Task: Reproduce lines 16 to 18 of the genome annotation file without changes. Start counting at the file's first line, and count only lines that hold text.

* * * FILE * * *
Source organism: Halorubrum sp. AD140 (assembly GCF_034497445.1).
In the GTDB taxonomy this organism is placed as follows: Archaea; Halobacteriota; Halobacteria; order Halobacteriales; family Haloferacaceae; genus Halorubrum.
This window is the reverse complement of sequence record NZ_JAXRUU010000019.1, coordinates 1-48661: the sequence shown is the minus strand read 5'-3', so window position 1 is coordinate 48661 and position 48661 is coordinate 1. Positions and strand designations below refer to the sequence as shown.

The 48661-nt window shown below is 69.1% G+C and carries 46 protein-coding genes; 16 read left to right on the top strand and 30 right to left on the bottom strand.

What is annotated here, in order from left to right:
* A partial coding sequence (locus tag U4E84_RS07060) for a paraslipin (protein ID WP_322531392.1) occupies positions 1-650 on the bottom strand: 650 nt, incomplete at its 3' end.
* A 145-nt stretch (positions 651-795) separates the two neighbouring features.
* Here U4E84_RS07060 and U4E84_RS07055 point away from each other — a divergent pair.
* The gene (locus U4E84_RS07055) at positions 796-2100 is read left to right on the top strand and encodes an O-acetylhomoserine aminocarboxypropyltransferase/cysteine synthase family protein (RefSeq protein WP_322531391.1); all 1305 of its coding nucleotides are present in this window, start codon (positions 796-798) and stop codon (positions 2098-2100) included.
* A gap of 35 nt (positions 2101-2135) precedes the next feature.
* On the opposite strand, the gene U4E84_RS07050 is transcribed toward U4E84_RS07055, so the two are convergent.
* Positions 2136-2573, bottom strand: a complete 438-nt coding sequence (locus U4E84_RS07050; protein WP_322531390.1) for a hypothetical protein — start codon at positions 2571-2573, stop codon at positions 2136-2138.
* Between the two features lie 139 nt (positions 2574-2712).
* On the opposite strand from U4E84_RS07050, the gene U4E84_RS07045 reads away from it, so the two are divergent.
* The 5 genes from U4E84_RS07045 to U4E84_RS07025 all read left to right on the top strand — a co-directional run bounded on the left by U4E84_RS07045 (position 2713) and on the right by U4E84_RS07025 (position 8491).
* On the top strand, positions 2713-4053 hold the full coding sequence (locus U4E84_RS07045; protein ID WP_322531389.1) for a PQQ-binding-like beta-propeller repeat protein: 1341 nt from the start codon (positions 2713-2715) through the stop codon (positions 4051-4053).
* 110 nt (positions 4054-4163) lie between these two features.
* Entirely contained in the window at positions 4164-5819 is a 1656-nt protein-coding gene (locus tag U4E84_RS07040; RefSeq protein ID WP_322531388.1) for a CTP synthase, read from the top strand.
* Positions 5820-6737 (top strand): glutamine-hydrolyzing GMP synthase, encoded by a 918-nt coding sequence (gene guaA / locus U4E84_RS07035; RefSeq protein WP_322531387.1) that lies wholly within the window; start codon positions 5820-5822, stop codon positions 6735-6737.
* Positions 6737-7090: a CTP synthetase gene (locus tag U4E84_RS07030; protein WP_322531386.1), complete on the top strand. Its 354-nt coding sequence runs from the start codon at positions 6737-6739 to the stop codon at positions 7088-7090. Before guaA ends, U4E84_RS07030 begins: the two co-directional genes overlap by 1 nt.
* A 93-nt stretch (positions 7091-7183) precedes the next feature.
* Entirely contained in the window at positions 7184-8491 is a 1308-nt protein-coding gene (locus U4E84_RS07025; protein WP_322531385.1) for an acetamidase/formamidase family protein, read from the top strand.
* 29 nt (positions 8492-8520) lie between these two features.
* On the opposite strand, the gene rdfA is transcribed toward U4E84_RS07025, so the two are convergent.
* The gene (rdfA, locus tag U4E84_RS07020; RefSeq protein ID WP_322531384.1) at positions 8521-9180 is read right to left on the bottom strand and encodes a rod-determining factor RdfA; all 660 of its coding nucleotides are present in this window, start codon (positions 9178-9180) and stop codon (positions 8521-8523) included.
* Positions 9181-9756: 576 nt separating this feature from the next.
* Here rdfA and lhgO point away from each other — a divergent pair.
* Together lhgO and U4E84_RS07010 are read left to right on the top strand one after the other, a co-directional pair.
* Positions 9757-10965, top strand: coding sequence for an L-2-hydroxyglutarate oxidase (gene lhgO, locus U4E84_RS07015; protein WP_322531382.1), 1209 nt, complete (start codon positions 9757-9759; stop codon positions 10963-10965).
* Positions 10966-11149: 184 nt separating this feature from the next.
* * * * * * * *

* On the top strand, positions 2713-4053 hold the full coding sequence (locus U4E84_RS07045; protein ID WP_322531389.1) for a PQQ-binding-like beta-propeller repeat protein: 1341 nt from the start codon (positions 2713-2715) through the stop codon (positions 4051-4053).
* 110 nt (positions 4054-4163) lie between these two features.
* Entirely contained in the window at positions 4164-5819 is a 1656-nt protein-coding gene (locus tag U4E84_RS07040; RefSeq protein ID WP_322531388.1) for a CTP synthase, read from the top strand.